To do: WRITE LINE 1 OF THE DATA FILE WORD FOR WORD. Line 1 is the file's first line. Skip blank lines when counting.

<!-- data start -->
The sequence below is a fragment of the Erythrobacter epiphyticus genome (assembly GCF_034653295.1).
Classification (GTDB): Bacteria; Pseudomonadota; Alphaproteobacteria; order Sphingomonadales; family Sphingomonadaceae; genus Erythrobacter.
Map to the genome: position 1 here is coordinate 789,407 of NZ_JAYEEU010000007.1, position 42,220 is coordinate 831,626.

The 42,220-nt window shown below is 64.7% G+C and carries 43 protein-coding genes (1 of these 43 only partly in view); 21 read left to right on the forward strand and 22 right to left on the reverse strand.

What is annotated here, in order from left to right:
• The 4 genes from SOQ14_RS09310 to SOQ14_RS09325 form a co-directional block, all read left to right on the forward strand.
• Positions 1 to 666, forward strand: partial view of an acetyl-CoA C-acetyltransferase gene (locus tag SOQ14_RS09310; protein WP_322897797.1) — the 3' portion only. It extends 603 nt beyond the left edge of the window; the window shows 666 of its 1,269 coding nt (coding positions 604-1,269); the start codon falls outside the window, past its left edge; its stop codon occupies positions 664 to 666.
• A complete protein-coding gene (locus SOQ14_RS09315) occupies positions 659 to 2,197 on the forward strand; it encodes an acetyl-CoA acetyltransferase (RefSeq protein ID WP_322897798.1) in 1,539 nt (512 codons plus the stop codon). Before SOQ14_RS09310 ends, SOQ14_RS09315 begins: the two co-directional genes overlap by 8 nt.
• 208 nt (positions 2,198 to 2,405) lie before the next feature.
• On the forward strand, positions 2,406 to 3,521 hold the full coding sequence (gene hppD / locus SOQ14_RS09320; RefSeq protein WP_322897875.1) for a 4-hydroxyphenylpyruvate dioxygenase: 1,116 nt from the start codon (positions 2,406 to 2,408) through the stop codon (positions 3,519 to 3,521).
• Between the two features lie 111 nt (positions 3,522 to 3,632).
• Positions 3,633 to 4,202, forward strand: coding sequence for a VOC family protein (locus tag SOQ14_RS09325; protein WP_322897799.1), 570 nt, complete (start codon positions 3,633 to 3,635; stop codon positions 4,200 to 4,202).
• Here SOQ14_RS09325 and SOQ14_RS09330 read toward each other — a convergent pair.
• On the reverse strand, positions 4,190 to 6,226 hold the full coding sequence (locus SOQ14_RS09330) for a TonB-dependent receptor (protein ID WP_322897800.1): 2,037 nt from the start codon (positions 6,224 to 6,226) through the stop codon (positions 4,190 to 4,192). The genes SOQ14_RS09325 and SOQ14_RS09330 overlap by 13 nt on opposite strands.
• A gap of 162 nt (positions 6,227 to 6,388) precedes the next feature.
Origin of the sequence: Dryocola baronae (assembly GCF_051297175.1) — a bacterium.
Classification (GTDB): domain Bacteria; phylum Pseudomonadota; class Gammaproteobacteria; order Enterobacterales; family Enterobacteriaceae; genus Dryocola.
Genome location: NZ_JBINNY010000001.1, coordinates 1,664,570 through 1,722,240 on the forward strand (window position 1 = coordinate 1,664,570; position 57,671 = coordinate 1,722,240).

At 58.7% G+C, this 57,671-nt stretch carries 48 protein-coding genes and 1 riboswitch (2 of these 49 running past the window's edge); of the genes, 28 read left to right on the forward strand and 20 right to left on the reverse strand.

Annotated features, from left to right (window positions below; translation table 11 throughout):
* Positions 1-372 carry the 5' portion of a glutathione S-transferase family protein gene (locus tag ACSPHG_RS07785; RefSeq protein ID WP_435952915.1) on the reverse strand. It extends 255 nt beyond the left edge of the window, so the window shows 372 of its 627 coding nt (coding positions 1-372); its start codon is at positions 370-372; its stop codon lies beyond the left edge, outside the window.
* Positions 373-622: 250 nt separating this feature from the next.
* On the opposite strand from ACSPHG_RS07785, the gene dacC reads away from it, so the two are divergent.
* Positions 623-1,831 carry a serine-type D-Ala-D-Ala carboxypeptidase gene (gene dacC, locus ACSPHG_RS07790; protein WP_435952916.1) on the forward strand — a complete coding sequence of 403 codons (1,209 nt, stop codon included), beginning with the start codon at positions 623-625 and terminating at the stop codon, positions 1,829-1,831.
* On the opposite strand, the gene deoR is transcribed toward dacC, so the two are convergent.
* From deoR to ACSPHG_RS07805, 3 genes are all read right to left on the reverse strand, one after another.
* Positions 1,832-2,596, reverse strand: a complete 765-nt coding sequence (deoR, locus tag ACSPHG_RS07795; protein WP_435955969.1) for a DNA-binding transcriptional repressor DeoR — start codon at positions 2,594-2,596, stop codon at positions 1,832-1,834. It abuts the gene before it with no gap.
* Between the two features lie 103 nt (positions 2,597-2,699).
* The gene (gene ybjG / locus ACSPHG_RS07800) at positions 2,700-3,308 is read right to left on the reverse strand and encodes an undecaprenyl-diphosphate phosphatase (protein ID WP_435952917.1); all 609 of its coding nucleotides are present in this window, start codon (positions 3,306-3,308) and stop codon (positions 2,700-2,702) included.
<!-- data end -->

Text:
The sequence below is a fragment of the Erythrobacter epiphyticus genome (assembly GCF_034653295.1).